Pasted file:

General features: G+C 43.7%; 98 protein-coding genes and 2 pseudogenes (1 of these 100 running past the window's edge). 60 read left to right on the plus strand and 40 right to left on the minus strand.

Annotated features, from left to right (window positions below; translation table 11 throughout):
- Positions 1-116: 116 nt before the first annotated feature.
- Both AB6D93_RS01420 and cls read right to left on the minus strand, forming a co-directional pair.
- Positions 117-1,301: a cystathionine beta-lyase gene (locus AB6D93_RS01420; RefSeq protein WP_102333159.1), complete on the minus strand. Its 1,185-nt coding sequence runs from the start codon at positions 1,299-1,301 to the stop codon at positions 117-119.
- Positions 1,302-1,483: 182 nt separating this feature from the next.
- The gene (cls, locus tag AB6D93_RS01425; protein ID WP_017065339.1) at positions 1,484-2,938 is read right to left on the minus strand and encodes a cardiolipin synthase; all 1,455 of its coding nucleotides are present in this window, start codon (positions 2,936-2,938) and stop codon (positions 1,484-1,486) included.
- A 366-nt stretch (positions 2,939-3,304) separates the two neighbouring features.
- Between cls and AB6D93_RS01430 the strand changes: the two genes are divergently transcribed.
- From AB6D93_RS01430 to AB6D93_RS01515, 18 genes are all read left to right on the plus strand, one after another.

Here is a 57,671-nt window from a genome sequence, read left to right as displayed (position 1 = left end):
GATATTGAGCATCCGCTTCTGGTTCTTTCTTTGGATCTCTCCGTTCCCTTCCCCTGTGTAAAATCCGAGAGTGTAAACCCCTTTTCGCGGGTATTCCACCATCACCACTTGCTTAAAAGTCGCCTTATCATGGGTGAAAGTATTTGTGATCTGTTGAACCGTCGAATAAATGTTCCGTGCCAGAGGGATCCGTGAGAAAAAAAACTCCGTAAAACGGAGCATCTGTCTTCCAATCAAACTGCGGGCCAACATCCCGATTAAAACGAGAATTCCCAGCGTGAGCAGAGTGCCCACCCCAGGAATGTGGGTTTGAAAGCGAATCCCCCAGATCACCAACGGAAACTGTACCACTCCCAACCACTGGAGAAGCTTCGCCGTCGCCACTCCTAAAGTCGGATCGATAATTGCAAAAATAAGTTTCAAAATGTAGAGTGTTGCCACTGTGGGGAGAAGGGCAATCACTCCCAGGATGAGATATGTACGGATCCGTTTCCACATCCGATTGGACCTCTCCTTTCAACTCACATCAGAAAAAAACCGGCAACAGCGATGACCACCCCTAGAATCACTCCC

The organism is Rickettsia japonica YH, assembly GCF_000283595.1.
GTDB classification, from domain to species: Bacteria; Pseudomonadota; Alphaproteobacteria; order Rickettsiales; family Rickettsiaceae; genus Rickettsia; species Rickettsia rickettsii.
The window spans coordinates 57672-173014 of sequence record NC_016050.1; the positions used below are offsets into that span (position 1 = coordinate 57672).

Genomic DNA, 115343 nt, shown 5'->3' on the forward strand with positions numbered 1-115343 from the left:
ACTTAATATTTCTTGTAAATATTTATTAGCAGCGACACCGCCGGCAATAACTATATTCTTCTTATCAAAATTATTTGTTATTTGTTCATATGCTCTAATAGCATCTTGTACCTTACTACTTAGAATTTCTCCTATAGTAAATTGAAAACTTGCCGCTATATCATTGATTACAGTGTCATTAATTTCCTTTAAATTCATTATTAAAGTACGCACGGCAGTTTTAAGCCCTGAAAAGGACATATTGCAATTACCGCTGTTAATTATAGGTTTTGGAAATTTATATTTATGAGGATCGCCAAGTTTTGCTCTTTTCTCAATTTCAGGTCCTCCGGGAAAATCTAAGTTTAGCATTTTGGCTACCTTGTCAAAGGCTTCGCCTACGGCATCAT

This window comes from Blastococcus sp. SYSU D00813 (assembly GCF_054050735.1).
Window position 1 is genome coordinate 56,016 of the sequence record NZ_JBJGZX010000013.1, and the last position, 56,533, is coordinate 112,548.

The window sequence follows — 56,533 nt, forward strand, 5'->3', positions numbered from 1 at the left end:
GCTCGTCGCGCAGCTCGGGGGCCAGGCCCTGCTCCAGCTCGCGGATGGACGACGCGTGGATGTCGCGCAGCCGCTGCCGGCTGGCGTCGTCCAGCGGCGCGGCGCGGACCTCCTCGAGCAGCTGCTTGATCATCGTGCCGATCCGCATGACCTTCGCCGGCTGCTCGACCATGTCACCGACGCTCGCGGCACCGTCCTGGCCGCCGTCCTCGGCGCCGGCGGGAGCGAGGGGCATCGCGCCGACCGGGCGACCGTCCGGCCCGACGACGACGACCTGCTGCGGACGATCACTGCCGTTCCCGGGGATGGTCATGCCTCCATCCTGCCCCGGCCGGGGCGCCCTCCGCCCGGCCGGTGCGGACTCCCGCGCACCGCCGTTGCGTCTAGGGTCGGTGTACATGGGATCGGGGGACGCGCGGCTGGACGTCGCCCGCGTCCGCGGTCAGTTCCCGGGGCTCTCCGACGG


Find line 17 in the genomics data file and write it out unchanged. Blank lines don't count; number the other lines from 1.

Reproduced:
ACTTAATATTTCTTGTAAATATTTATTAGCAGCGACACCGCCGGCAATAACTATATTCTTCTTATCAAAATTATTTGTTATTTGTTCATATGCTCTAATAGCATCTTGTACCTTACTACTTAGAATTTCTCCTATAGTAAATTGAAAACTTGCCGCTATATCATTGATTACAGTGTCATTAATTTCCTTTAAATTCATTATTAAAGTACGCACGGCAGTTTTAAGCCCTGAAAAGGACATATTGCAATTACCGCTGTTAATTATAGGTTTTGGAAATTTATATTTATGAGGATCGCCAAGTTTTGCTCTTTTCTCAATTTCAGGTCCTCCGGGAAAATCTAAGTTTAGCATTTTGGCTACCTTGTCAAAGGCTTCGCCTACGGCATCAT